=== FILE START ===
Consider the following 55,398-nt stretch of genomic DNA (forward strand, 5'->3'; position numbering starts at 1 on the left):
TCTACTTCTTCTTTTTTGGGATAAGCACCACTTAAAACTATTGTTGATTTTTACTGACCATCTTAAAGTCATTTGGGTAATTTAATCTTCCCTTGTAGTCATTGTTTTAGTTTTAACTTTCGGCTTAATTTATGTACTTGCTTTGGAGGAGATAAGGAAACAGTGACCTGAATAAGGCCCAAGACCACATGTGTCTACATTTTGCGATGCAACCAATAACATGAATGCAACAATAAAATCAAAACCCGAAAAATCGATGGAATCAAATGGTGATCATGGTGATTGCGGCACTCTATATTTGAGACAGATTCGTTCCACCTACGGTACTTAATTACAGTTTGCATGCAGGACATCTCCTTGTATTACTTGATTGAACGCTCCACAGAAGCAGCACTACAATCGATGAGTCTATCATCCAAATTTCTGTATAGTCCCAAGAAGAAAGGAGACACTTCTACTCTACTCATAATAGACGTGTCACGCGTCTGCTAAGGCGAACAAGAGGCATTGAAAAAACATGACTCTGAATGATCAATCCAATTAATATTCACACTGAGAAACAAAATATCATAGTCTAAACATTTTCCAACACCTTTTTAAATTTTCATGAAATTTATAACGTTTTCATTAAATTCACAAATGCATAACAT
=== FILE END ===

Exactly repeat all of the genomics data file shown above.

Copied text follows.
Consider the following 55,398-nt stretch of genomic DNA (forward strand, 5'->3'; position numbering starts at 1 on the left):
TCTACTTCTTCTTTTTTGGGATAAGCACCACTTAAAACTATTGTTGATTTTTACTGACCATCTTAAAGTCATTTGGGTAATTTAATCTTCCCTTGTAGTCATTGTTTTAGTTTTAACTTTCGGCTTAATTTATGTACTTGCTTTGGAGGAGATAAGGAAACAGTGACCTGAATAAGGCCCAAGACCACATGTGTCTACATTTTGCGATGCAACCAATAACATGAATGCAACAATAAAATCAAAACCCGAAAAATCGATGGAATCAAATGGTGATCATGGTGATTGCGGCACTCTATATTTGAGACAGATTCGTTCCACCTACGGTACTTAATTACAGTTTGCATGCAGGACATCTCCTTGTATTACTTGATTGAACGCTCCACAGAAGCAGCACTACAATCGATGAGTCTATCATCCAAATTTCTGTATAGTCCCAAGAAGAAAGGAGACACTTCTACTCTACTCATAATAGACGTGTCACGCGTCTGCTAAGGCGAACAAGAGGCATTGAAAAAACATGACTCTGAATGATCAATCCAATTAATATTCACACTGAGAAACAAAATATCATAGTCTAAACATTTTCCAACACCTTTTTAAATTTTCATGAAATTTATAACGTTTTCATTAAATTCACAAATGCATAACAT